Given my conviction that the vast majority of psychiatric conditions are caused by inflammation of the brain, most of the recommendations that I make to patients in my practice of holistic psychiatry are designed to support the immune system which decreases inflammation. Depression, anxiety, attentional difficulties, brain fog, and other cognitive changes are all mediated by inflammation.
My healing strategy is multi-modal and holistic. The centerpiece is always an auto-immune type diet like the Paleo Auto-Immune Protocol or the Wahl’s Protocol, as well as often encouraging intermittent fasting. Learning to cook is a priority. In addition, it is essential to identify and treat common causes of systemic inflammation such as environmentally acquired illnesses like mold toxicity and mast cell activation syndrome. It can be helpful to identify deficiencies and excesses of vitamins, minerals, and biogenic amines like histamine, and to prescribe targeted nutrient therapy protocols to rebalance biochemistry. I typically recommend Low Dose Naltrexone to support and modulate the immune system. Therapies to heal the effects of trauma, like Dynamic Neural Retraining System which rewires the limbic system, and Accelerated Resolution System, an eye movement therapy, can be very helpful for many. We always discuss circadian rhythms and sleep, the potential benefit of practices like meditation, yoga and tai chi, the vital importance of incorporating daily movement into one’s day, as well as the necessity of avoiding synthetic hormones, toxic conventional personal care, and household cleaning products. It is crucial to take seriously the biological effects of electromagnetic frequencies emitted by cell phones and other electronic devices. Most patients are unaware that these devices can increase systemic inflammation. We discuss the importance of getting sunlight and communing with nature, developing a sense of belonging to a community, the uplifting effect of service and cultivating nourishing personal relationships. Often an anti-inflammatory treatment includes old fashioned talk therapy and discussion of how to implement a spiritual practice.
A holistic approach requires a great deal of commitment. motivation and hard work on the part of the patient, as it is challenging to adhere to dietary changes, to say no consistently to favorite foods, to exercise regularly, to take many supplements, to put your phone on airplane mode when you are carrying it on your person, to turn off the router at night, etc. It is very different than taking medications, as it involves a whole change of lifestyle and orientation.
One of my very favorite podcasts is Phoenix Helix, which is about healing auto-immune disease. The host, Eileen Laird, is an excellent interviewer and invites wonderful guests. I always recommend this podcast to my patients, as the first four episodes give great advice about how to implement the Paleo Auto-Immune Protocol (AIP) and feature inspiring healing stories. The recipe section contains a treasure trove of AIP friendly recipes.
The newly published book featured at the beginning of this post, The Angel and the Assassin, by science journalist and award-winning author Donna Jackson Nakazawa, is about the connection between the immune system and brain health. Donna Jackson Nakazawa was a recent guest on the Phoenix Helix podcast in a fabulous episode entitled “Autoimmunity and the Brain.”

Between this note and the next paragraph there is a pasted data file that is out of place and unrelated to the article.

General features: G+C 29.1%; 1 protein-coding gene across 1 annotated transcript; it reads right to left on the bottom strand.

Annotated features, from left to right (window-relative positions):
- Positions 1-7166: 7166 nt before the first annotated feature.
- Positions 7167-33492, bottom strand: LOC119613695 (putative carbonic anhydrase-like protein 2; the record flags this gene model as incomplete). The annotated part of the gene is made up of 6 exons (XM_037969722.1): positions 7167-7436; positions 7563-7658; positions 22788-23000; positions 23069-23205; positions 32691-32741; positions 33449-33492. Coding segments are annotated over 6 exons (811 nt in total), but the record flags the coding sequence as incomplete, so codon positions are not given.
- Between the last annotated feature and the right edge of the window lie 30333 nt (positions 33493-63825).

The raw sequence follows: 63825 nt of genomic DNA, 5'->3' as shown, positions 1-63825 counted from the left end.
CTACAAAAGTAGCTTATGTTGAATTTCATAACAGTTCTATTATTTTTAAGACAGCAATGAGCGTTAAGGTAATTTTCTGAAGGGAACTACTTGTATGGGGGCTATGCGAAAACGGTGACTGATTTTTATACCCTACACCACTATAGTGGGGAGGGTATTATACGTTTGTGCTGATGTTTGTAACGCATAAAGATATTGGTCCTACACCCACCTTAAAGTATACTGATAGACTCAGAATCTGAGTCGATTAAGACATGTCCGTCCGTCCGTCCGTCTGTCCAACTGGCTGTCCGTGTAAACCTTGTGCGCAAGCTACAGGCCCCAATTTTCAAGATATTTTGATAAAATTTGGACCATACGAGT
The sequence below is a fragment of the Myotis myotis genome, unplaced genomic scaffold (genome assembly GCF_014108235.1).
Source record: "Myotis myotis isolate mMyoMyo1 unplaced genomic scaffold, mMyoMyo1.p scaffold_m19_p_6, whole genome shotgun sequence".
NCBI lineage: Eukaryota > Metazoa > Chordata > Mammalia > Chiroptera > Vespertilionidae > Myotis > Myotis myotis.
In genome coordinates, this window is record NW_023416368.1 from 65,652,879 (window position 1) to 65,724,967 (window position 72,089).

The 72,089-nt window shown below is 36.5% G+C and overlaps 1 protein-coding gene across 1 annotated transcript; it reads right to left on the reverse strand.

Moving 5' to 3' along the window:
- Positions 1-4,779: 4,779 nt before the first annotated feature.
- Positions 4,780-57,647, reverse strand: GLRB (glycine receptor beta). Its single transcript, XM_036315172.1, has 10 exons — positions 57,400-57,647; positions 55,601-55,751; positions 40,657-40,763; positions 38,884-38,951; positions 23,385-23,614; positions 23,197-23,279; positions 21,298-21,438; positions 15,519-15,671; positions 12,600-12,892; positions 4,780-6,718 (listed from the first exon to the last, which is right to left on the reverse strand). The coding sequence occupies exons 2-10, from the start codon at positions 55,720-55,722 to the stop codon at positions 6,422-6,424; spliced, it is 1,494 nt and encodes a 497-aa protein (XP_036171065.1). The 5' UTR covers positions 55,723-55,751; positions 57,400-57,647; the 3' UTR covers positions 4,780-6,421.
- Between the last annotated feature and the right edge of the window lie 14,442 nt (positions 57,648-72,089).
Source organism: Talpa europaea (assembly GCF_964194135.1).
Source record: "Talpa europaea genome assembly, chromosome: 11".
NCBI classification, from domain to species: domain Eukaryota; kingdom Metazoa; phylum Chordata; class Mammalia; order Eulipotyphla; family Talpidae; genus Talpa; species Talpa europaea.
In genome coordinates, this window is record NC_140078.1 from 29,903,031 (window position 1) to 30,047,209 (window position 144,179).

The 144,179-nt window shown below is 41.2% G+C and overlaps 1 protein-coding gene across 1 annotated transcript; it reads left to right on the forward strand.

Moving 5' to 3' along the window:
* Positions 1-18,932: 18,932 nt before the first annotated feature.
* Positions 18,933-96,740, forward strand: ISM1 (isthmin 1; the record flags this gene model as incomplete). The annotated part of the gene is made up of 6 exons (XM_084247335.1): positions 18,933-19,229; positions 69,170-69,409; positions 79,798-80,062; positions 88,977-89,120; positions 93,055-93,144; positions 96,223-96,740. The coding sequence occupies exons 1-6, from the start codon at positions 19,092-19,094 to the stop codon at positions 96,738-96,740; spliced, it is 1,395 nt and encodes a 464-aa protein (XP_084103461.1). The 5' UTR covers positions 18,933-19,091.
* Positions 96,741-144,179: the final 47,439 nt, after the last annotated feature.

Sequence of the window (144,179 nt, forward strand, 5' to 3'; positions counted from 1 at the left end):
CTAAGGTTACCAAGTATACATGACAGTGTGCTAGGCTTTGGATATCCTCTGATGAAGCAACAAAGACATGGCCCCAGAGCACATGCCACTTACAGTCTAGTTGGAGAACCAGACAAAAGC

The episode begins by making the important point that patients with auto-immune illnesses are often told that their depression, anxiety and cognitive changes are a perfectly natural response to the stress and suffering that are part and parcel of living with chronic illness. What is not recognized is that autoimmune illness causes inflammation not only in the body but in the brain as well, and it is the inflammation that is causing symptoms. The protagonist of her book is the microglia cell, an immune cell in the brain, whose role in brain health has only recently begun to be appreciated and understood. Microglia can both support a healthy immune response or become overactive, causing damage to synaptic connections and emitting neurotoxins, which causes brain inflammation. Overactive microglia are seen in many different conditions including anxiety, mood disorders, Alzheimer’s and Parkinson’s disease, to name a few.
We are living through a time of tremendous intensity, uncertainty, grief and change on our planet. The collapse of the biosphere and the ever-increasing toxicity of the environment is creating chronic stress and existential angst, which manifests in our bodies and brains as inflammation. An inflamed person often feels depressed, self-critical, unworthy, anxious, preoccupied, separate and alone. In order to meet these times with resilience, strength, and courage, and to foster well-being, clarity, and hopefulness in the face of such confusion and darkness, it is essential to implement holistic practices that decrease inflammation.
In terms of the larger meaning of all of this suffering and loss, it helps me to keep in mind the quote from the 12-century Persian poet Rumi, ” You have to keep breaking your heart until it opens.” May this heartbreak serve to catalyze the paradigm shift that is needed in order to create what sacred activist Charles Eisenstein called ” The More Beautiful World that our Hearts Know is Possible.”
Here is a link to the audio file of the Phoenix Helix podcast: “Auto-Immunity and the Brain.”